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New Evidence for Horses in America
BMC Staff's picture
Post contributed by BMC Staff
January 29, 2018
Image by Book of Mormon Central
Image by Book of Mormon Central

One of the most persistent questions about the Book of Mormon has been the mention of horses among the Nephites, Lamanites, and Jaredites. Scientists, historians, and other scholars have long maintained the view that there were no horses in the Americas during Book of Mormon times. The most recent issue of BYU Studies Quarterly includes an article by Wade Miller and Matt Roper with new evidence challenging this view.

The article, entitled “Animals in the Book of Mormon: Challenges and Perspectives,” provides an overview of the issue and discusses some of the complexity involved in the study of ancient animal remains. They report on a recent radiocarbon test of a horse bone found in Mexico, dated to ca. 500 BC:

Recently, one of the authors (Miller) received results from C-14 dating of horse fossils. This material came from his field research in Mexico. A date of 2,540 years before the present was provided by the Radiocarbon Laboratory at the University of Arizona. This would place the horse in Mexico during the time of the Nephites.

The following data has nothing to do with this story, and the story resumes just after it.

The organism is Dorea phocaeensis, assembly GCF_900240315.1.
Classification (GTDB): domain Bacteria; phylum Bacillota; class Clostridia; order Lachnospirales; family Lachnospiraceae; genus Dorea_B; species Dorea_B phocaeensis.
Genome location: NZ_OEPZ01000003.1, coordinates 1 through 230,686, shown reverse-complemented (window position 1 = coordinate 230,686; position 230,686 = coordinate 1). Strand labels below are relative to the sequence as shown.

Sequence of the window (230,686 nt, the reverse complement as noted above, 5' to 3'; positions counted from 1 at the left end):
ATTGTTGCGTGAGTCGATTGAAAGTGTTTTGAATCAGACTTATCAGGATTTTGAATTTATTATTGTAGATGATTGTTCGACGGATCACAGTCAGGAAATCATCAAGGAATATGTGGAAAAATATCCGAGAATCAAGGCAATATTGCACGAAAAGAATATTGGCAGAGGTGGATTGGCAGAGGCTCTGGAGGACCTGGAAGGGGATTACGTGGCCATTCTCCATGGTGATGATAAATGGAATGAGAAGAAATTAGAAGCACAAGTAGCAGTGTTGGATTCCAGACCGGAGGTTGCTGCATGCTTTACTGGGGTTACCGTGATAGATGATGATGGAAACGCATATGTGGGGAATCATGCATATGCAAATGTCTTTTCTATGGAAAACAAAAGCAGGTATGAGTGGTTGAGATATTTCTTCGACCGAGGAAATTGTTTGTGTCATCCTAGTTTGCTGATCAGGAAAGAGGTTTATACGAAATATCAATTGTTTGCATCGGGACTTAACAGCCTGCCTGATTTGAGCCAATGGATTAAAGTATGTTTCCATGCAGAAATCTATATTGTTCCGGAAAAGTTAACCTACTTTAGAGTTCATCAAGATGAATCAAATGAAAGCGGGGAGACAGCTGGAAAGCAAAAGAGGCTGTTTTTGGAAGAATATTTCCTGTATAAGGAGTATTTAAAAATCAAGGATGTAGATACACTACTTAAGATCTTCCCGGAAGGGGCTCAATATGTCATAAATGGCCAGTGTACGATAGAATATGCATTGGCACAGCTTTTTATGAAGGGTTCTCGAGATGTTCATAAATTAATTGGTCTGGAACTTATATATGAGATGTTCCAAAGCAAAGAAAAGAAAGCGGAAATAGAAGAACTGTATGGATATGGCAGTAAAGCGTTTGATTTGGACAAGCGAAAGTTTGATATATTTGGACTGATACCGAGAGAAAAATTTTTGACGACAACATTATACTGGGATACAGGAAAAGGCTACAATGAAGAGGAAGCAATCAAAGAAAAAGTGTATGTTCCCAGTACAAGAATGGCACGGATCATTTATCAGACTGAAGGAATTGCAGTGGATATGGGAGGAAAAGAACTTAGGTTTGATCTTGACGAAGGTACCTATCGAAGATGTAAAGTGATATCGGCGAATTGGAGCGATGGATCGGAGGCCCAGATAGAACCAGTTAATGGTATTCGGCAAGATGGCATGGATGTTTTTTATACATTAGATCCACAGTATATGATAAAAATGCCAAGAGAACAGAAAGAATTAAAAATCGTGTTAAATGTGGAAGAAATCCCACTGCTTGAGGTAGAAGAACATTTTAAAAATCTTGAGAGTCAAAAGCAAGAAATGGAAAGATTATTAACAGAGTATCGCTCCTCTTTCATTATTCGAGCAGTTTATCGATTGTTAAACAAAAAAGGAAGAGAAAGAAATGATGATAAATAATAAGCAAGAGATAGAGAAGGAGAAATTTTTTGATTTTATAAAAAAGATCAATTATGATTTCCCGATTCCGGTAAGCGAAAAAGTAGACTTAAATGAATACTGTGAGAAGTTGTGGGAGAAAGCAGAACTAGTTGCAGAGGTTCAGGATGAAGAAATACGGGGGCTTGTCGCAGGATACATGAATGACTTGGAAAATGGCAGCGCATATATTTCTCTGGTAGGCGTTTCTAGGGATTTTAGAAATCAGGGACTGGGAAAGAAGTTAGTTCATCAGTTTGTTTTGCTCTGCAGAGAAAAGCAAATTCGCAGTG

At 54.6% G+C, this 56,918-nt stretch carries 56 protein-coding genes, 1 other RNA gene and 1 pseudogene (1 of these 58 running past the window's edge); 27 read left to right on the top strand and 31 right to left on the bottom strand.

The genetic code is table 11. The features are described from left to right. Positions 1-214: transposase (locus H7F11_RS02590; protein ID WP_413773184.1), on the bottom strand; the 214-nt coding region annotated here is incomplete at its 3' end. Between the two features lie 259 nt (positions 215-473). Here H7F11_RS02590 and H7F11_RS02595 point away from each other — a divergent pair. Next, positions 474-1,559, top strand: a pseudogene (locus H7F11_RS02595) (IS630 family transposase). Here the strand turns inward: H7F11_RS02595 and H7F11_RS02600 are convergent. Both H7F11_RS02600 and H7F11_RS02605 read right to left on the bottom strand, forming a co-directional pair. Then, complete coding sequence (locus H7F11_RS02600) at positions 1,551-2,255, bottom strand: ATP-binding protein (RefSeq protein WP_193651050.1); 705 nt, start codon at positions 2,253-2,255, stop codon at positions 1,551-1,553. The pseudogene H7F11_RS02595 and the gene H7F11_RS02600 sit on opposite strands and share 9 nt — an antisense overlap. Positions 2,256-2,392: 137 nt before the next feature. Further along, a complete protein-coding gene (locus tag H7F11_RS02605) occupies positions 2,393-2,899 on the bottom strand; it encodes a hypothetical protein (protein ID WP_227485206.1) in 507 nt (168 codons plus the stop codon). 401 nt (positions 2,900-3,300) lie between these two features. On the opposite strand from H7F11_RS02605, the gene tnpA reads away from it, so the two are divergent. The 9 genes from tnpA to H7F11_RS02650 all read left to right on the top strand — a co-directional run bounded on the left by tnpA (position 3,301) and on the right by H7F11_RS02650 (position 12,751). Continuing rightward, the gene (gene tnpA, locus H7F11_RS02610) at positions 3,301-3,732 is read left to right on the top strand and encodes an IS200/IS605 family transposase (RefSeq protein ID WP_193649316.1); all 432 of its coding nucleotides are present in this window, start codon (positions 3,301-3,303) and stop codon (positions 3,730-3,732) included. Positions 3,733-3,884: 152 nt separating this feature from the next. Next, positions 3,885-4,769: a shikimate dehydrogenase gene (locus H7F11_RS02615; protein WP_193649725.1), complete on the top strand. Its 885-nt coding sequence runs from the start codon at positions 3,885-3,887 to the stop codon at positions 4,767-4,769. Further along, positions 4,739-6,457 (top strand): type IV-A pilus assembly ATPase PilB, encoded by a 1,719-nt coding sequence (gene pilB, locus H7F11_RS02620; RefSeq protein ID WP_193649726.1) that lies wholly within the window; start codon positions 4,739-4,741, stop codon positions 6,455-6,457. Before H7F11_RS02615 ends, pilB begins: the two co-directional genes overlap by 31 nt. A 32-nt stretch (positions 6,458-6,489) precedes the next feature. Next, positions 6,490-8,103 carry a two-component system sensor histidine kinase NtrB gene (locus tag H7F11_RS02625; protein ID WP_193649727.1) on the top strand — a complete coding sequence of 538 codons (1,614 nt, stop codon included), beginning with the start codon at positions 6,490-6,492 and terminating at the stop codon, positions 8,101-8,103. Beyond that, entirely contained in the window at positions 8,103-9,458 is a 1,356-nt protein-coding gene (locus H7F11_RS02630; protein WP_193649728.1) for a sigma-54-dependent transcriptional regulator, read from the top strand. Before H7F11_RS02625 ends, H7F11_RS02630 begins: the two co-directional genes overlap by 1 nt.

If this horse fossil date is correct, it comes only a little after Nephi arrived in the promised land (ca. 580 BC) and reported seeing horses there (1 Nephi 18:25), and shortly before Enos (ca. 420 BC) reported the Nephites having “many horses” (Enos 1:21).

Miller, an internationally respected geologist and paleontologist, is conducting on-going research dating horse and other fossils uncovered by archaeological and paleontological field work. Previous specimens have also yielded pre-Columbian/post-Pleistocene dates for horse and several other large mammals typically thought to be extinct after the Pleistocene. But this is the first horse bone tested which dates to Nephite times.1

While the evidence for horses in pre-Columbian America is encouraging, it still requires some caution. Additional C-14 dating from other samples will be needed to change the prevailing view. Until then, this evidence should be considered provisional, but promising.

Miller currently has several other specimens that need to be tested and is seeking funding for that purpose. Donors interested in supporting this work can do so through Book of Mormon Central.

  • 1. For addition pre-Columbian dated horse bones, see Miller and Roper, “Animals in the Book of Mormon,” 164; Wade Miller, Science and the Book of Mormon: Cureloms, Cumoms, Horses and More (Laguna Niguel, California: KCT & Associates, 2010), 82. For a review, see Neal Rappleye, “A Scientist Looks at Book of Mormon Anachronisms,” Interpreter: A Journal of Mormon Scripture 10 (2014): 123–131.

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